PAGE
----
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Vitalités linguistique et religieuse chez les Néwar bouddhistes de la vallée de Kathmandu

Abstract : In 1769, the Shah dynasty from Western Nepal, promoting Hinduism and speaking Nepali, had conquered the Kathmandu Valley and integrated it into a much wider Nepal. As a consequence, the language, as well as the Buddhist tradition of the local indigenous ethnic group, the Newars, became minority ones. A century later, the State launched a repressive policy towards both Newari language and Buddhism, and the result has been the development of identity awareness, both in the linguistic and in the religious fields, among the Newar intelligentsia, who entered cultural resistance. Therefore, since the beginning, both language and religion have been associated, although activists hardly acknowledge this double-sided feature of their commitments.This study of the current situation of both language and religion vitalities among the Newars of the Kathmandu Valley aims primarily at documenting the research on relations between language and religion, and at testing the application of evaluation tools of language vitality to the evaluation of religious vitality. Furthermore, it confirms the necessity we are facing to explore and conceptualize more the links between language and the social dynamics it often sustains but also depends on.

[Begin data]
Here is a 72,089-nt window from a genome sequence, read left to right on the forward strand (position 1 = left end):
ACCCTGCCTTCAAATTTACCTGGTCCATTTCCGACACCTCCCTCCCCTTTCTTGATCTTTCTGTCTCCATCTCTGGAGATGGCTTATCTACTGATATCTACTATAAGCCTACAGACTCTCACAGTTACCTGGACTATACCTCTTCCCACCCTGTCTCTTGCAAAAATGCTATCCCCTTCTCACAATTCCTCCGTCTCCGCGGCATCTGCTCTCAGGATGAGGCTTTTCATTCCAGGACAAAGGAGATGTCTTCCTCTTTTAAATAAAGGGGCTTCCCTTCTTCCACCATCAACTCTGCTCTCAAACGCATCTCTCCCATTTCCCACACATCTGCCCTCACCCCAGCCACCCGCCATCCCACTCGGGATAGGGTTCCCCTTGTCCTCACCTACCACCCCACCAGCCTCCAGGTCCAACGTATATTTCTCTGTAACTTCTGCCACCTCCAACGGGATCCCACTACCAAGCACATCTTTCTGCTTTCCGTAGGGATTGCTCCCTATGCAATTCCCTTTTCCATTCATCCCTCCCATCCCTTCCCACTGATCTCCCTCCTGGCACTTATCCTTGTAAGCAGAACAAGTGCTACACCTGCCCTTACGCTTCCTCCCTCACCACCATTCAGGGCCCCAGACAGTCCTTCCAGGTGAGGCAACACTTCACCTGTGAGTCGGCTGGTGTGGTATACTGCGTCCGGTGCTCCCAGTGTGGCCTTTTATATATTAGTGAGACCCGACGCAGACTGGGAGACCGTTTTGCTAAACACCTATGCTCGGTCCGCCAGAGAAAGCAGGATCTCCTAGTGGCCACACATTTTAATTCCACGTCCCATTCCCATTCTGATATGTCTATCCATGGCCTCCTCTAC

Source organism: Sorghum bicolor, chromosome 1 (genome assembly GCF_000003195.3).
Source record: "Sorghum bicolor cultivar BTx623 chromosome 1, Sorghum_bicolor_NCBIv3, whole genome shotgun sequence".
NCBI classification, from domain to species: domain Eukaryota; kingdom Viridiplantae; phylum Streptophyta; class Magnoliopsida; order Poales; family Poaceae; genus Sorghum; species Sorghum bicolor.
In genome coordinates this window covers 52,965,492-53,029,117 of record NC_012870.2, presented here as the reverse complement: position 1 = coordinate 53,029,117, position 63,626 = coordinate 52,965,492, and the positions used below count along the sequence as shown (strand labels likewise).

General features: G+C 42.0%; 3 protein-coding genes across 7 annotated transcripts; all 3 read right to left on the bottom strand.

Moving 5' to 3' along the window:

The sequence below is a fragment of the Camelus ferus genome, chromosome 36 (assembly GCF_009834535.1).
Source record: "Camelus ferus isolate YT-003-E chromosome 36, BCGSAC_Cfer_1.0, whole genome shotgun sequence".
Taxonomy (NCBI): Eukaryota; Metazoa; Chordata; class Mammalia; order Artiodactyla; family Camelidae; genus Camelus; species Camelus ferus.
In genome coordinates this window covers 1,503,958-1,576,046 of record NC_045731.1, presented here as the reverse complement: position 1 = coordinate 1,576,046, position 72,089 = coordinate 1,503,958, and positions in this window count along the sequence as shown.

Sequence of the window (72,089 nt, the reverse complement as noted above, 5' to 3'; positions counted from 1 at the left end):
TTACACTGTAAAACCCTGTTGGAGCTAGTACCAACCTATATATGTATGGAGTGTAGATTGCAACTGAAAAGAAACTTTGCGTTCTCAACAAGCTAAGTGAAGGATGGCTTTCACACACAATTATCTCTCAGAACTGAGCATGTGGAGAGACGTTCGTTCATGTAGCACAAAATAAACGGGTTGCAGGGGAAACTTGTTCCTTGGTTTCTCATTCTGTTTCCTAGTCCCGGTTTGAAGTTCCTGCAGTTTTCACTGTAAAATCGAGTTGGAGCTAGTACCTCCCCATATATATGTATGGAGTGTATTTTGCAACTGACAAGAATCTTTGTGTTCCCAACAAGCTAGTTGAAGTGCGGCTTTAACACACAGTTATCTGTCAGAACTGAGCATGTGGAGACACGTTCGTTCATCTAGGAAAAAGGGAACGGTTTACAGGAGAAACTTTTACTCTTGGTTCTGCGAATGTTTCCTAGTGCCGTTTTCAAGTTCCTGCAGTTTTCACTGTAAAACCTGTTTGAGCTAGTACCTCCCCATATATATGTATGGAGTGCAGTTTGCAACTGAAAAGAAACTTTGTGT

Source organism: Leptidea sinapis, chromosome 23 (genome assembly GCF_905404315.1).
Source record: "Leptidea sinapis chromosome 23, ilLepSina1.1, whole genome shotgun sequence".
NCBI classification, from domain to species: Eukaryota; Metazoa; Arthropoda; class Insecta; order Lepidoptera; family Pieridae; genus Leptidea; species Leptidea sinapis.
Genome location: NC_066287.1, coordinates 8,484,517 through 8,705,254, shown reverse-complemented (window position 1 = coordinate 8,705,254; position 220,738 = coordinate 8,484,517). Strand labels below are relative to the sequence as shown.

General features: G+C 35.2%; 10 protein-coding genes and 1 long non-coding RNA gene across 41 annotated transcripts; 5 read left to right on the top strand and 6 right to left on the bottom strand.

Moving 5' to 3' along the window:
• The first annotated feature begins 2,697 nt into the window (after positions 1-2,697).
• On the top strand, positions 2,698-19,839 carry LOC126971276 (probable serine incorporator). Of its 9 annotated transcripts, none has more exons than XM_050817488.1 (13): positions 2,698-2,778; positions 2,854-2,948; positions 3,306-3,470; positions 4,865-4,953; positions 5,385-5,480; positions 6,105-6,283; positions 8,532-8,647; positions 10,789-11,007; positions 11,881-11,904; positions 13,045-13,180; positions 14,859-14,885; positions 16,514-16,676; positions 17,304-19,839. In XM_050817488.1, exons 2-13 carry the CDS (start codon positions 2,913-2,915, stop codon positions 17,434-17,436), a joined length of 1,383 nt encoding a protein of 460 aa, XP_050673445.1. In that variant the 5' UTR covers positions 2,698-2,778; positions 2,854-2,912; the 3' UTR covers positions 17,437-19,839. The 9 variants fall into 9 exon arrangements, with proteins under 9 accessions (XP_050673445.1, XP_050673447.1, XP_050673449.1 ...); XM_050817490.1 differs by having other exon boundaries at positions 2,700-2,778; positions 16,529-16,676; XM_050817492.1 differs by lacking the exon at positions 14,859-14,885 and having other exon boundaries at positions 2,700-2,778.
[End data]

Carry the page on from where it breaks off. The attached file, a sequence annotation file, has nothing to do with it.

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Submitted on : Wednesday, January 31, 2018 - 1:38:06 PM
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Frédéric Moronval. Vitalités linguistique et religieuse chez les Néwar bouddhistes de la vallée de Kathmandu. Linguistique. Normandie Université, 2017. Français. ⟨NNT : 2017NORMR055⟩. ⟨tel-01697607⟩



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